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Feeding Corn Silage Takes Considerations


Feeding Corn Silage Takes Considerations

In my travels, I spend a considerable amount of time looking at corn silage bunkers and discussing silage feeding concerns with dairy producers and their nutritionists.

Over the years, with the helpful input of some very capable nutritionists, I have developed a hierarchy of things I tend to focus on when evaluating herds feeding rations high in corn silage (e.g., 20-25 lb. of dry matter per cow).

SILAGE BUNKER: There are many factors to take into consideration when
feeding high-corn silage rations, starting with inspecting the source - the silage
bunker, like the one shown.

The Bunker Side

I prefer to start at the source and work my way to ration considerations. With safety in mind, I like to physically observe the bunker, looking at the face management as a general indicator of detail to forage feeding management. I look for signs of top and side spoilage and, if extensive, try to assess how spoiled feed is handled.

Consultants need to know if corn silage is being fed from more than one bunker or bag and how many different hybrids from different fields were packed in the same bunker. Additionally, it is helpful to determine how much dry matter, starch and neutral detergent fiber (NDF) variation is being modified by feeding off the entire face rather than feeding from small sections of the bunker (Stone, 2003).

Many nutritionists like to "bury their nose" in silage to assess the smell, but I don't recommend this for three reasons: (1) it is not a healthy practice to be inhaling mold spores often found in silage, (2) if there is an undesirable fermentation profile, this can be easily detected at a distance (and confirmed with volatile fatty acid analysis) and (3) in my opinion, smell is not a very good field indicator of either palatability or nutritional value.

I do like to look for any signs of heating in the silage. Seeing steam roll off a recently faced bunker during cold weather does not necessarily indicate aerobic instability problems. This is often just ambient harvest temperature and normal fermentation heat that is retained by water acting as a heat sink in the silage mass. A better indicator of microbial-induced heating is if the silage continues to heat up after it has been faced and is lying in a pile or in the feed bunk.

Kernel Damage

Perhaps the most overlooked aspect of assessing corn silage at the bunker is attention to physical damage of the corn kernels. I have developed my own bunker-side field method that I have subjectively calibrated against laboratory RoTap methods.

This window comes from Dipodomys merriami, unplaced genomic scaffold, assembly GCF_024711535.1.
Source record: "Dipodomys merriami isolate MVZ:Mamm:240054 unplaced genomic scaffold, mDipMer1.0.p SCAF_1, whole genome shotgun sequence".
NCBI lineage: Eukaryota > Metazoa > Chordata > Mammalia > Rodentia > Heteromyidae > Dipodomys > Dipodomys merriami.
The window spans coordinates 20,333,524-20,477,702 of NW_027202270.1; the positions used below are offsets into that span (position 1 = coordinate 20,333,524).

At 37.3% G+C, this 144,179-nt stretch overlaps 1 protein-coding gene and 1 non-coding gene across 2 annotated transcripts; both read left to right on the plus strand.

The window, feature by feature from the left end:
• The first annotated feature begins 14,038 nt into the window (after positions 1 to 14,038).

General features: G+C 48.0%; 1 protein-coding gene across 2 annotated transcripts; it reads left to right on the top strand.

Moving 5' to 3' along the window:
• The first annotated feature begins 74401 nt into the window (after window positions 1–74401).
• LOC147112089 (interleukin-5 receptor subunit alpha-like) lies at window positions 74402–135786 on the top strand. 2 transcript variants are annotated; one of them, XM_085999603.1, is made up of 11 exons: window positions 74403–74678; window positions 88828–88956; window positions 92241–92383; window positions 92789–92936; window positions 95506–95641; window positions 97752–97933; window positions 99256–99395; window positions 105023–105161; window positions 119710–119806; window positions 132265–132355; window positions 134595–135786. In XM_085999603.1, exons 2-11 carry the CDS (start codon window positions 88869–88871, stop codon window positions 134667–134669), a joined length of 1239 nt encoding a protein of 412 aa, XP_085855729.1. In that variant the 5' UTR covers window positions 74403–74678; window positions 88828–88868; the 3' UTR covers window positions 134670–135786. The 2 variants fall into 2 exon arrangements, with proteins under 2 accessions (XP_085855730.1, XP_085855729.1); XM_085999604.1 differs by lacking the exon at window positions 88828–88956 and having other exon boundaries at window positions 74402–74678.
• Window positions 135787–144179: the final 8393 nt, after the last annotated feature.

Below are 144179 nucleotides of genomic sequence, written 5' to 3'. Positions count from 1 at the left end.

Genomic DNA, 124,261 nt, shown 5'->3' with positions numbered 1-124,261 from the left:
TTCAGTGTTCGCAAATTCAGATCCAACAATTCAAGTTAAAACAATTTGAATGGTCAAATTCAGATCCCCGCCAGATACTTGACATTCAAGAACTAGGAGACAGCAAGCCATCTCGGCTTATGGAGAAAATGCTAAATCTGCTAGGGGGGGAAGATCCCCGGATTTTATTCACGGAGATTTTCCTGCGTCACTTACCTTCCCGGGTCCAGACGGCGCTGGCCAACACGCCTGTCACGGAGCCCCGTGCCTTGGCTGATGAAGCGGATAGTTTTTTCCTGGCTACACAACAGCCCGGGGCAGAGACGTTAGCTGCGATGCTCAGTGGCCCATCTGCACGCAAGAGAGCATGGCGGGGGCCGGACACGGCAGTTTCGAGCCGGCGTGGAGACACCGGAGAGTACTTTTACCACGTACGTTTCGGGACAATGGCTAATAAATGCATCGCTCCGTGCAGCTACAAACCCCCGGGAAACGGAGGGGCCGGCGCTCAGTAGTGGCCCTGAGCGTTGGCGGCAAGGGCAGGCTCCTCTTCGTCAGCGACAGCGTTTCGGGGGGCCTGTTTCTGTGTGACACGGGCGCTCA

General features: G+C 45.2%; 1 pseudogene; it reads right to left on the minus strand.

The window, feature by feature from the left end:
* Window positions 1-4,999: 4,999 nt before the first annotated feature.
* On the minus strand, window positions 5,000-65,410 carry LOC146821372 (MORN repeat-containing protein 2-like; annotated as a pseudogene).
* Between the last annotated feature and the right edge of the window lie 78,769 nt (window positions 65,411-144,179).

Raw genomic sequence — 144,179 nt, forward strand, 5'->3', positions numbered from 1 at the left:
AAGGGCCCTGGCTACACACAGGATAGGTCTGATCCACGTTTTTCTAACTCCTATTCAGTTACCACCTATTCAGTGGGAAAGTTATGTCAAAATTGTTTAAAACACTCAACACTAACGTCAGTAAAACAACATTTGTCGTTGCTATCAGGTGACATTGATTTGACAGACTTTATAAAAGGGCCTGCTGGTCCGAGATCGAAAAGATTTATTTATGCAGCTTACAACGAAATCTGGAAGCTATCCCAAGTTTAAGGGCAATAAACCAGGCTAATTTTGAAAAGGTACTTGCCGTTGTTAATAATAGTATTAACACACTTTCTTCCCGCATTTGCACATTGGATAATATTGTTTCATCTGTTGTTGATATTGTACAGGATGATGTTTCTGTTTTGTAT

I scoop as much silage as I can in both hands from several locations across the face of the bunker. I then spread out the silage on the bunker floor and pick out any kernel pieces that are larger than a quarter-kernel. If the sample contains more than two or three of these kernel pieces, I try to convince the dairy to have a kernel processing test conducted to help in potentially discounting the energy value of the silage.

Looking at the kernels also helps me estimate the maturity of the corn at harvest. If kernels are more immature, then lower starch, slightly higher oil (the germ is not as diluted by starch) and higher sugar content would be expected on the forage analysis. This can influence both ration formulation and the tendency bunk life and palatability problems.

Feed Delivery

Monitoring particle size is very important in a high-corn silage ration. In addition to looking at corn silage chop length (ideally about 19 mm), I also like to note the chop length and texture of the other forages that are going into the total mixed ration (TMR) to get a feel for functional fiber levels in the ration.

If possible, I also watch the feeder load the TMR to observe both feed sequencing and length of time the corn silage has been exposed to mixing.

Particle size and nutritional analysis of the TMR at feed delivery are often helpful to detect mixer abuse of fiber particle size as well as to assess mixer consistency (Nelson, 2008).

The Cow Side

Cows are the ultimate judge, so before I look at rations, I like to observe cattle feeding behavior, cud chewing and appearance of the TMR in the feed bunk.

I am primarily interested in any evidence of ration sorting either by observing cows eating or by analyzing the push-out TMR. Other observations, such as access time to the feed bunk and incidence of cows lying down properly in stalls or lots, should also be correlated with production, components and milk urea nitrogen levels (Nelson, 2008).

Some herds feeding high-corn silage rations have resorted to incorporating straw or poor-quality hay in the mix to stimulate rumination. This approach often helps when forage particle size is not suitable. However, the downside is that these rations often have upwards of 20% on the top screen of a three-sieve Penn State separator and as much as 60% on the bottom pan.